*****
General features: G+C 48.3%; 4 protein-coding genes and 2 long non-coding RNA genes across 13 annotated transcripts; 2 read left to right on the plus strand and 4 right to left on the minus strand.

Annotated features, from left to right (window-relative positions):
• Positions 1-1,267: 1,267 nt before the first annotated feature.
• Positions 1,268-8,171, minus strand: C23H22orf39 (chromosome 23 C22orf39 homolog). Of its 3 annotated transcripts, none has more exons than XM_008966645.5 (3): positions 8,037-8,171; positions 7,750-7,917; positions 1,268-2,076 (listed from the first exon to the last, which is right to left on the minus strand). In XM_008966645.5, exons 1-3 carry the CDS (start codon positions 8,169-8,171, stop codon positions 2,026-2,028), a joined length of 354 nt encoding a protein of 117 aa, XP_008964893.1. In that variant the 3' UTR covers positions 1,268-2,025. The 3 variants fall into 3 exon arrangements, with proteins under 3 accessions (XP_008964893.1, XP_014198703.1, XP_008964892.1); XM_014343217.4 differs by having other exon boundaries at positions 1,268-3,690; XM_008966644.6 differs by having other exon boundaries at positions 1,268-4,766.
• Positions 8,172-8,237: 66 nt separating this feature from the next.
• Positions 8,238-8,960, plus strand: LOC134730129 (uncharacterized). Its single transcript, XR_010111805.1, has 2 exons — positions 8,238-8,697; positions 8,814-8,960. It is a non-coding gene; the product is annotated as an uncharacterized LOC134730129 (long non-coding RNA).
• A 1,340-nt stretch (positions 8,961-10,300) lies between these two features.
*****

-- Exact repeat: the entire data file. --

General features: G+C 48.3%; 4 protein-coding genes and 2 long non-coding RNA genes across 13 annotated transcripts; 2 read left to right on the plus strand and 4 right to left on the minus strand.

Annotated features, from left to right (window-relative positions):
• Positions 1-1,267: 1,267 nt before the first annotated feature.
• Positions 1,268-8,171, minus strand: C23H22orf39 (chromosome 23 C22orf39 homolog). Of its 3 annotated transcripts, none has more exons than XM_008966645.5 (3): positions 8,037-8,171; positions 7,750-7,917; positions 1,268-2,076 (listed from the first exon to the last, which is right to left on the minus strand). In XM_008966645.5, exons 1-3 carry the CDS (start codon positions 8,169-8,171, stop codon positions 2,026-2,028), a joined length of 354 nt encoding a protein of 117 aa, XP_008964893.1. In that variant the 3' UTR covers positions 1,268-2,025. The 3 variants fall into 3 exon arrangements, with proteins under 3 accessions (XP_008964893.1, XP_014198703.1, XP_008964892.1); XM_014343217.4 differs by having other exon boundaries at positions 1,268-3,690; XM_008966644.6 differs by having other exon boundaries at positions 1,268-4,766.
• Positions 8,172-8,237: 66 nt separating this feature from the next.
• Positions 8,238-8,960, plus strand: LOC134730129 (uncharacterized). Its single transcript, XR_010111805.1, has 2 exons — positions 8,238-8,697; positions 8,814-8,960. It is a non-coding gene; the product is annotated as an uncharacterized LOC134730129 (long non-coding RNA).
• A 1,340-nt stretch (positions 8,961-10,300) lies between these two features.